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Subject: Re: Scalability metrics?
From: Greg Stark (gsstarkmit.edu)
Date: Sat Feb 12 2000 - 09:31:31 CST

Brad Knowles <blkskynet.be> writes:

> At 6:03 PM +0200 2000/2/11, Liviu Daia wrote:
> > Examples of operations that are not robust with the scheme described
> > by Bennett?
> The reason mkstemp() exists is to ensure that the temporary files
> are created with relatively secure (and unlikely to be guessed)
> names, which helps prevent people from exploiting race conditions to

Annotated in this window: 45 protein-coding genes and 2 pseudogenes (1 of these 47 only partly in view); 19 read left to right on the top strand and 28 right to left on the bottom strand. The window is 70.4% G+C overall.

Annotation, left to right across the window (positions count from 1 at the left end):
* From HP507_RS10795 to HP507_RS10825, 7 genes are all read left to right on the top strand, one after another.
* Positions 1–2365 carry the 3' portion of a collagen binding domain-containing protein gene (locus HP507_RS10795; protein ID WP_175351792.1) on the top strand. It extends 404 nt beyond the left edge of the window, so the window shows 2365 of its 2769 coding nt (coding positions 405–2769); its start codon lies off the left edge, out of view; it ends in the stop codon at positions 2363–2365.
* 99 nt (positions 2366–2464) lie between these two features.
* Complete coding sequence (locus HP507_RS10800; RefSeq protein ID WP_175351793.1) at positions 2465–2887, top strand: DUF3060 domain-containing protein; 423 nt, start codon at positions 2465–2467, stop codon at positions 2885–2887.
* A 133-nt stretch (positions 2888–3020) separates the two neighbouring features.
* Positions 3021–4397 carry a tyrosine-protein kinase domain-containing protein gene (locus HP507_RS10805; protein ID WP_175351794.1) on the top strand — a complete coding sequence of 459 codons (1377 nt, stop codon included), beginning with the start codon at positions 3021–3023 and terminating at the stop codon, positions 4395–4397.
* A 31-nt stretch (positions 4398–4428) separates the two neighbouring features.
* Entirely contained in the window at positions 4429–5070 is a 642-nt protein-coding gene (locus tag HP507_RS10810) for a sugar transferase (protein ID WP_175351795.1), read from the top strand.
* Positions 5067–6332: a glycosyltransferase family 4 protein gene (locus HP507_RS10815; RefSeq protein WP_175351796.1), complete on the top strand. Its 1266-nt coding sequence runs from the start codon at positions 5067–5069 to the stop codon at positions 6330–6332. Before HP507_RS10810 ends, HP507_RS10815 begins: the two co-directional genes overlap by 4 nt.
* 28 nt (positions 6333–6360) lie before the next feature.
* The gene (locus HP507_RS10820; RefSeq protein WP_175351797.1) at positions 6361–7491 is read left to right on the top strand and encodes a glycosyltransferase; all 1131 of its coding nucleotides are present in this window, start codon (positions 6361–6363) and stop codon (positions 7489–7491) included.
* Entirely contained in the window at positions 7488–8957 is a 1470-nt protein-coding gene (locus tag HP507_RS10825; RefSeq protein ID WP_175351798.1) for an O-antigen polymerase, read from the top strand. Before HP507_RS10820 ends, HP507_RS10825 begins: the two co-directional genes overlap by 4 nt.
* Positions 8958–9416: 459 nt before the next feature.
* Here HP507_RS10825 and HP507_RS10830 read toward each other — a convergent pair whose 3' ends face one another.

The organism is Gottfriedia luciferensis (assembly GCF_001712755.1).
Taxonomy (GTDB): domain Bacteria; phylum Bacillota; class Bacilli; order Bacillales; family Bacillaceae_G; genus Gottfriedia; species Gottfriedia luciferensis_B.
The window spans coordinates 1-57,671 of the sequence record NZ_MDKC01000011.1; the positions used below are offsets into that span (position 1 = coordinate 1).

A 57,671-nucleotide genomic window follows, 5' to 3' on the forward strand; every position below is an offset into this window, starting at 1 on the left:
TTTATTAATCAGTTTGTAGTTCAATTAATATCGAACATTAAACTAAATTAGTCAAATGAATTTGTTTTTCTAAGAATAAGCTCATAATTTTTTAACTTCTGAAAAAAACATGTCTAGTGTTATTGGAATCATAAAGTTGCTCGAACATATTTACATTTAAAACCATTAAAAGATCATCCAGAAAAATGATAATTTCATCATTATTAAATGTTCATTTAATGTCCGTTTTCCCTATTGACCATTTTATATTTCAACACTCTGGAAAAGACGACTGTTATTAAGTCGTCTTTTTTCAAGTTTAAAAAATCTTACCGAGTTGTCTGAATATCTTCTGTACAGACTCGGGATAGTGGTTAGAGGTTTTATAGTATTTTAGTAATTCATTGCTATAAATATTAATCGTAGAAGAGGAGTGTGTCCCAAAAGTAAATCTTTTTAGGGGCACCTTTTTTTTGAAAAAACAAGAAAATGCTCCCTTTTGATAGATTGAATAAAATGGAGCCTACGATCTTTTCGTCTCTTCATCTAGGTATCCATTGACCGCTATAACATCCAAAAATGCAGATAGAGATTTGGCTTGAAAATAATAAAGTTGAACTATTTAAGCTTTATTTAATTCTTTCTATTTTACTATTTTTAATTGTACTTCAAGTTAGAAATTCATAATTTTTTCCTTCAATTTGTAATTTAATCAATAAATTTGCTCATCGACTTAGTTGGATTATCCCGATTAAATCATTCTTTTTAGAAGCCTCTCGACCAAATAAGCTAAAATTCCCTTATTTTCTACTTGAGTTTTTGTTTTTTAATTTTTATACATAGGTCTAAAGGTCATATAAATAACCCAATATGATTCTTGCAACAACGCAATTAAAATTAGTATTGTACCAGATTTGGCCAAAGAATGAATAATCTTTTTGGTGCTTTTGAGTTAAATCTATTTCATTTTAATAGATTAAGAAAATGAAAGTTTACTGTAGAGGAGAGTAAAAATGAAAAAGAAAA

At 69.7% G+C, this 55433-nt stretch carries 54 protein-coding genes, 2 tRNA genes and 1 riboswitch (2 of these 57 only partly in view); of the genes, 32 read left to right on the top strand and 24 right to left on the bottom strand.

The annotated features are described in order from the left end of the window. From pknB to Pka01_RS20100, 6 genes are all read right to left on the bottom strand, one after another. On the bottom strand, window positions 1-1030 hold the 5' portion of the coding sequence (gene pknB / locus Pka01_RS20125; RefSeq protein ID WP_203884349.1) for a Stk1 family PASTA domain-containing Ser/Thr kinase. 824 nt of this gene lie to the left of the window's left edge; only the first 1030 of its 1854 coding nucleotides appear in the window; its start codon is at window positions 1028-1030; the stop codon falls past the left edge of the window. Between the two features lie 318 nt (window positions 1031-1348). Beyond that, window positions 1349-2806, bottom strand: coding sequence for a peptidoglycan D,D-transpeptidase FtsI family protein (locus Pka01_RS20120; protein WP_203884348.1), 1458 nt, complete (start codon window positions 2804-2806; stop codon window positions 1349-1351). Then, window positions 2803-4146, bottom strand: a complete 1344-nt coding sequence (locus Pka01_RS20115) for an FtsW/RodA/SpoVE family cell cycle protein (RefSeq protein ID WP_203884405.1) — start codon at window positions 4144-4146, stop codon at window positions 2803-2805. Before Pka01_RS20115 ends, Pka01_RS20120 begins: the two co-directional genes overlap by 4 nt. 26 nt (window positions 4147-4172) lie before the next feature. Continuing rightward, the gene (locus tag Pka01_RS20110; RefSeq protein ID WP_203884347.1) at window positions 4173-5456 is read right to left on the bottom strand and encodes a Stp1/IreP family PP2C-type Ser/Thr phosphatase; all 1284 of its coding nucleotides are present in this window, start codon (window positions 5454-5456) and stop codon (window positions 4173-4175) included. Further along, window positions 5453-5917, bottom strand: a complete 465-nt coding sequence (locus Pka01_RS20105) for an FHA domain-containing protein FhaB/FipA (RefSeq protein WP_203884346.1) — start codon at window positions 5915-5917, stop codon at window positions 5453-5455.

> fill up spools, cause your program to over-write binaries that
> shouldn't, etc....
> If you create temporary files and you don't use mkstemp() and you
> don't emulate what mkstemp() does, then by definition, you are not
> creating them securely, and are inviting denial-of-service races,
> etc....

This is only relevant if you're creating them with special privileges in a
directory where an attacker would have write permissions. This isn't relevant
for an MTA queue directory for example. And in any case the major protection
mkstemp offers is _not_ the unpredictability of the filename, it's that it
uses O_CREAT|O_EXCL. This doesn't work on NFS anyways,